Association with President Donald J. Trump, it seems, comes at a price. Just ask Sean Spicer, Anthony Scaramouche, Paul Manafort, Jeff Sessions and a myriad of others who have been associated with President Trump and have now fallen out of favor.
Only six months into the Trump presidency we are finding that the president has loyalty only to his family unless that is, you are one of his wives. The pattern is so pervasive that we must now consider it a Standard Operating Procedure of this particular presidency. The president has a compulsive need to humiliate his associates.
Just because the president demands loyalty of his subordinates, does not mean that requirement applies to himself. I seriously doubt there is some strategic purpose to this behavior. That is why I refer to it as a compulsion. Whether this sort of tactic, throwing subordinates under the bus, works as a matter policy promotion remains to be seen, but it’s not looking good.
So it comes as no surprise that President Trump has now turned on one of his most loyal supporters in Congress, Senator Mitch McConnell. This comes in the aftermath of the dramatic vote to stop, at least for now, Mr. Trump’s effort to repeal and replace Obamacare. The deciding vote was cast, with just a hint of relish, by another Trump target, Senator John McCain. And that’s the problem with Mr. Trump’s penchant for humiliation. It won’t be effective when applied to Congress.
Congress doesn’t work for Mr. Trump. They are elected by the citizens of their own states. And the reelection rate of incumbents in Congress is exceptionally high. In fact, members of Congress are safer in their positions than the president is in his… and they don’t face term limits. They can simply wait for the President out.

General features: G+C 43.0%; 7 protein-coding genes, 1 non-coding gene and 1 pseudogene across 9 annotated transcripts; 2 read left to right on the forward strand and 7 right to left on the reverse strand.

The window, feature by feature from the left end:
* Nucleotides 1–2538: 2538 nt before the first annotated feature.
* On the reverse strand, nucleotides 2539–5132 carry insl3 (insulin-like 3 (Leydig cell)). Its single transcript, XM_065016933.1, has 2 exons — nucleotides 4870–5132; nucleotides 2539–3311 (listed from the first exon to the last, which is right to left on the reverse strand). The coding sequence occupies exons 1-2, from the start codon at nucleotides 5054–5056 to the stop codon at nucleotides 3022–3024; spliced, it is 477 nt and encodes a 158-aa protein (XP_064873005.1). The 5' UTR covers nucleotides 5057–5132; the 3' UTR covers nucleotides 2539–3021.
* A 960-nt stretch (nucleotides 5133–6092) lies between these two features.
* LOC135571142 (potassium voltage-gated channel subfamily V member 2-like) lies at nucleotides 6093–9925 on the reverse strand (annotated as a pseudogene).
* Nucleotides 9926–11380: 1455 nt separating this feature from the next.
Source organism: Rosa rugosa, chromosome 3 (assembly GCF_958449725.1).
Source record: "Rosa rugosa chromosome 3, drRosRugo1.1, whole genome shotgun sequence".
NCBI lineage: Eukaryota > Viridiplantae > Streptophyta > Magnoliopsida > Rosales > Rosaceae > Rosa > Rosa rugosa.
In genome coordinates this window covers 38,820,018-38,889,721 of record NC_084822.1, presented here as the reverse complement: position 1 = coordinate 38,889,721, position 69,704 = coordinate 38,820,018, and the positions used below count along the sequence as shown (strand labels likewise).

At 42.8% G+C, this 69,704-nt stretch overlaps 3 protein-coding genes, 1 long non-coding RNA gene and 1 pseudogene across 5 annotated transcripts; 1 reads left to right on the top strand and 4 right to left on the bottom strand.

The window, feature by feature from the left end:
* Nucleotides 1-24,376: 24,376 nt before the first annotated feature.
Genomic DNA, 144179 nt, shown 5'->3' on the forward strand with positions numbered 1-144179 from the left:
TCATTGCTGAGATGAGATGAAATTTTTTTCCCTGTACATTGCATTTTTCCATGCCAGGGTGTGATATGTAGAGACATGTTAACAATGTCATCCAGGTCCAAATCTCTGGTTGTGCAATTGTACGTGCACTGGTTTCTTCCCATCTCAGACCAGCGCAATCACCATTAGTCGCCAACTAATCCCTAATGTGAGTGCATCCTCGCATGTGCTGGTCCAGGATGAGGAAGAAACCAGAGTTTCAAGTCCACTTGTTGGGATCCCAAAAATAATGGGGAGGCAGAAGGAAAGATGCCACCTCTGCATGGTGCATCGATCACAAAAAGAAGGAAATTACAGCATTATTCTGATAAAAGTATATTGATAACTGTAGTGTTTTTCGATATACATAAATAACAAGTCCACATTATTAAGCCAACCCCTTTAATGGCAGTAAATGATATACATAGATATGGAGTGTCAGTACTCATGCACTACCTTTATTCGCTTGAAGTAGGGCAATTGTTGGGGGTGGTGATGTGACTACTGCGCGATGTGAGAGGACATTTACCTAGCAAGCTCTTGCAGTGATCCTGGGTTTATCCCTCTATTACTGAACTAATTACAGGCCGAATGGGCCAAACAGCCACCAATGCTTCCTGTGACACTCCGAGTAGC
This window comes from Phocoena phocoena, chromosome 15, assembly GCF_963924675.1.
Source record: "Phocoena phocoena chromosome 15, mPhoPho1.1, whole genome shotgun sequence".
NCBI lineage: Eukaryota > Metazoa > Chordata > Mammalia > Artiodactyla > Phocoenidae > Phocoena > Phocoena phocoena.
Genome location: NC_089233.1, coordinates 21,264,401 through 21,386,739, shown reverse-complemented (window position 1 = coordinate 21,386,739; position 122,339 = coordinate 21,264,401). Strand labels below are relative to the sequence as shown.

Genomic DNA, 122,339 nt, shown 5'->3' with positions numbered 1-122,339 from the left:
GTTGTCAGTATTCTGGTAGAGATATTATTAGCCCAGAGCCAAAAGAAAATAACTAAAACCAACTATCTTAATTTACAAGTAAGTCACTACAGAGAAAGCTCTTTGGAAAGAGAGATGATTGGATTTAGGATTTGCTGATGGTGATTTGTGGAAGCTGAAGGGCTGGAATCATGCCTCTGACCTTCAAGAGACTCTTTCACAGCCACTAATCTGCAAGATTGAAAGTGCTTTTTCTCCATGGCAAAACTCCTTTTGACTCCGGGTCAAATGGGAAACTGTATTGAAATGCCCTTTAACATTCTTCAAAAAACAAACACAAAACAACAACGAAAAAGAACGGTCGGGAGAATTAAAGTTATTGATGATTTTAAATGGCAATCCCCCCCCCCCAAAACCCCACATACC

Consequently the tactics that Trump uses with his subordinates in his businesses or at the White House, won’t work with Congress.
It would have been nice had the president chosen someone on his White House staff who had some working knowledge of Congress. But that wouldn’t have worked anyhow because the president has no self-control. Any useful advice on dealing with Congress would have probably been ignored.
Up to now, Republicans in Congress have been humoring the White House because they have a common policy purpose. In fact, the Trump presidency has presented Congress with an exceptional opportunity. Mr. Trump has shown remarkably little interest in the details of policy; leaving, in essence, the policy making function to Congress. This sort of open field for congressional policy making hasn’t occurred since the 19th century. And, it appears that the president in order to get a “win” will sign practically anything. Congressional Republicans are salivating at the thought.
But as with most of those who treat with Mr. Trump, their hopes have come to ruin. Policy making depends on presidential leadership and Mr. Trump is neither interested enough nor skilled enough to provide it. Now the president has turned on Mr. McConnell. It’s hard to believe that were he successful in deposing the Senate leader, a replacement would do any better. Because, in the end, President Trump’s problem with Congress isn’t Mr. McConnell, Paul Ryan, Mr. McCain or Ms. Murkowski, the problem is Mr. Trump.
Congressional Republicans will continue to work with Mr. Trump for as long as they find it useful. But it is now beginning to dawn on them that Mr. Trump’s support is not worth very much at all. And with the attack on Mr. McConnell, congressional Republicans now find that they, themselves, have been thrown under the bus. The problem is that “you’re fired” doesn’t work as a tactic when a president deals with Congress.